Matthew Henry's Commentary on the Whole Bible
Thus all the work that Solomon made for the house of the LORD was finished: and Solomon brought in all the things that David his father had dedicated; and the silver, and the gold, and all the instruments, put he among the treasures of the house of God.
The temple being built and furnished for God, we have here, I. Possession given to him, by bringing in the dedicated things (v. 1), but especially the ark, the token of his presence (v. 2–10). II. Possession taken by him, in a cloud (v. 11–14). For if any man open the door of his heart to God he will come in, Rev. 3:20.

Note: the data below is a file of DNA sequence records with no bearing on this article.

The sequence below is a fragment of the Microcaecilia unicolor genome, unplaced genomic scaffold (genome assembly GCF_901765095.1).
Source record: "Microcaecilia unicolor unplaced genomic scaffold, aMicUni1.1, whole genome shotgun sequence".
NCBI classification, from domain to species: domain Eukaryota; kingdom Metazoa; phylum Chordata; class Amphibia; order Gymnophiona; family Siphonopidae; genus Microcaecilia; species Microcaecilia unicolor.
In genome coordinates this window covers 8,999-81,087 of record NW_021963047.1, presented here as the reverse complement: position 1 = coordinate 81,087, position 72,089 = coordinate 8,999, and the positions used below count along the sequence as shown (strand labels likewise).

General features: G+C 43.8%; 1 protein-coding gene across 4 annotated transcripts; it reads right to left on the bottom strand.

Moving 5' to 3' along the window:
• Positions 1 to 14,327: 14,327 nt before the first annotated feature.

This agrees with what we had 1 Ki. 8:2, etc., where an account was given of the solemn introduction of the ark into the new-erected temple. 1. There needed no great solemnity for the bringing in of the dedicated things, v. 1. They added to the wealth, and perhaps were so disposed as to add to the beauty of it; but they could not add to the holiness, for it was the temple that sanctified the gold, Mt. 23:17. See how just Solomon was both to God and to his father. Whatever David had dedicated to God, however much he might have liked it himself, he would by no means alienate it, but put it among the treasures of the temple. Those children that would inherit their godly parents’ blessing must religiously pursue their pious intentions and not defeat them. When Solomon had made all the vessels of the temple in abundance (ch. 4:18), many of the materials were left, which he would not convert to any other use, but laid up in the treasury for a time of need. Dedicated things must not be alienated. It is sacrilege to do it. 2. But it was fit that the ark should be brought in with great solemnity; and so it was. All the other vessels were made new, and larger, in proportion to the house, than they had been in the tabernacle. But the ark, with the mercy-seat and the cherubim, was the same; for the presence and the grace of God are the same in little assemblies that they are in large ones, in the poor condition of the church that they are in its prosperous estate. Wherever two or three are gathered together in Christ’s name there is he as truly present with them as if there were 2000 or 3000. The ark was brought in attended by a very great assembly of the elders of Israel, who came to grace and solemnity; and a very sumptuous appearance no doubt they made, v. 2-4. It was carried by the priests (v. 7), brought into the most holy place, and put under the wings of the great cherubim which Solomon had set up there, v. 7, 8. There they are unto this day (v. 9), not the day when this book was written after the captivity, but when that was written out of which this story was transcribed. Or they were there (so it might be read) unto this day, the day of Jerusalem’s desolations, that fatal day, Ps. 137:7. The ark was a type of Christ, and, as such, a token of the presence of God. That gracious promise, Lo, I am with you always, even unto the end of the world, does in effect bring the ark into our religious assemblies if we by faith and prayer put that promise in suit; and this we should be most solicitous and earnest for. Lord, if thy presence go not up with us, wherefore should we go up? The temple itself, if Christ leave it, is a desolate place, Mt. 23:38. 3. With the ark they brought up the tabernacle and all the holy vessels that were in the tabernacle, v. 5. Those were not alienated, because they had been dedicated to God, were not altered or melted down for the new work, though there was no need of them; but they were carefully laid up as monuments of antiquity, and probably as many of the vessels as were fit for use were still used. 4. This was done with great joy. They kept a holy feast upon the occasion (v. 3), and sacrificed sheep and oxen without number, v. 6. Note, (1.) The establishment of the public worship of God according to his institution, and with the tokens of his presence, is, and ought to be, matter of great joy to any people. (2.) When Christ is formed in a soul, the law written in the heart, the ark of the covenant settled there, so that it becomes the temple of the Holy Ghost, there is true satisfaction in that soul. (3.) Whatever we have the comfort of we must, by the sacrifice of praise, give God the glory of, and not be straitened therein; for with such sacrifices God is well pleased. If God favour us with his presence, we must honour him with our services, the best we have.